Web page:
Planning for Specialized Academic Instruction

The majority of students with special needs in California score below proficient levels on statewide assessments, and their special education teachers report feeling overwhelmed. In this study, the teachers were no different. The special education teachers studied serve a dual role as case manager and direct service provider for their caseloads of approximately 20 students with varied disabilities. Teachers reported spending over half of their weekly work hours delivering specialized academic instruction (SAI); however, professional development (PD) related to planning and providing SAI had been limited. This, coupled with the fact that teachers had little to no pre-service training and limited teaching experience, resulted in special education teachers lacking the knowledge and skills to plan effective instructional units based on students’ Individualized Education Program (IEP) goals.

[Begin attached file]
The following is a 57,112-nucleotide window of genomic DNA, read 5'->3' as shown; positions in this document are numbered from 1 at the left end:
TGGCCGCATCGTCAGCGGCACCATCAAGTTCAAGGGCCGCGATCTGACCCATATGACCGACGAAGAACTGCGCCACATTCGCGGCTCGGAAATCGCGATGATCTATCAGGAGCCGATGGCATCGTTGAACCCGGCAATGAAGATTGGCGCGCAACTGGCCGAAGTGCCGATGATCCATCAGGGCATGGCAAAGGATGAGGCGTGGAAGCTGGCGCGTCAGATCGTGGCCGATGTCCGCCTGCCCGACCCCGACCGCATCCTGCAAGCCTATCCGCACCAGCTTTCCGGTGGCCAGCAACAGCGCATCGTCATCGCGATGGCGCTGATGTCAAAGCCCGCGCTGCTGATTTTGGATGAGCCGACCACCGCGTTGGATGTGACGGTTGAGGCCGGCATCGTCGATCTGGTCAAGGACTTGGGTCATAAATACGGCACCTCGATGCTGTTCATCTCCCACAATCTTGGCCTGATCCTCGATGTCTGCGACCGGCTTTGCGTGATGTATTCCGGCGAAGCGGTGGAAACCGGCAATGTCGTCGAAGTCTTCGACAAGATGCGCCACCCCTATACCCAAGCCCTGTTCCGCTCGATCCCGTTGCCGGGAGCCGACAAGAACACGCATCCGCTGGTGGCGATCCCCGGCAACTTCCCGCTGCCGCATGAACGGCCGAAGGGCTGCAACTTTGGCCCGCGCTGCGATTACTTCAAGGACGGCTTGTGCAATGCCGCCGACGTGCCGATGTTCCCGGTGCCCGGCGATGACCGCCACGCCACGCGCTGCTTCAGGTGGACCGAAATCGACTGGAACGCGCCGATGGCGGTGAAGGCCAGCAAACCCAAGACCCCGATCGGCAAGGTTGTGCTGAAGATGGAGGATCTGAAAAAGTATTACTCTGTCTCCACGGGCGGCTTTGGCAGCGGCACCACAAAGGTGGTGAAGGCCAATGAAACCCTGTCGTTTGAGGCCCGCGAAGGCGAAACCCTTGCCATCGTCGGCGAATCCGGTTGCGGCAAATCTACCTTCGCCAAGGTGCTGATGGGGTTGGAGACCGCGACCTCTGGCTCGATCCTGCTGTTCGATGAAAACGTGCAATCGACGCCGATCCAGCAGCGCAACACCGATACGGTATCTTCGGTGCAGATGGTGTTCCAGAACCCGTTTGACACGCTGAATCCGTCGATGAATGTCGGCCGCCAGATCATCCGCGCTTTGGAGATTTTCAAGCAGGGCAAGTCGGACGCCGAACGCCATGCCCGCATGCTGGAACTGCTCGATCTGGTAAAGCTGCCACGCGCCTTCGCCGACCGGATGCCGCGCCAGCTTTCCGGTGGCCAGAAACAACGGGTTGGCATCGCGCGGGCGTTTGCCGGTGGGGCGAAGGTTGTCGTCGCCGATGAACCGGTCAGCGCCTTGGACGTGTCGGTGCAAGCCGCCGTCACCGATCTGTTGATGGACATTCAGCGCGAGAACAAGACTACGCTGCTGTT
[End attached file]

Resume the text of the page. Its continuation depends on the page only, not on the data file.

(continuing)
There is a very limited body of research on planning for instruction in special education, or planning SAI. However, the author argues that backward design is an approach to instructional planning that makes sense for SAI. The focus of this action research was to train and coach special education teachers on backwards planning instructional units aligned to students’ IEP goals. Two of four participating teachers completed all components of the PD offered in this study. While neither teacher reported an increased self-rating of her ability to plan, other data suggests their ability to plan instruction aligned to IEP goals improved. Furthermore, both teachers reported planning significantly more of their caseloads’ SAI as a result of the intervention. The teachers who did not complete the PD, though, did not demonstrate improvement in their planning abilities or practice. In her analysis, the author reflects on pervasive obstacles that prevent a focus on instruction in special education, proposes next steps for the team of teachers studied and next steps more broadly within the field of special education, and suggests further research needed.

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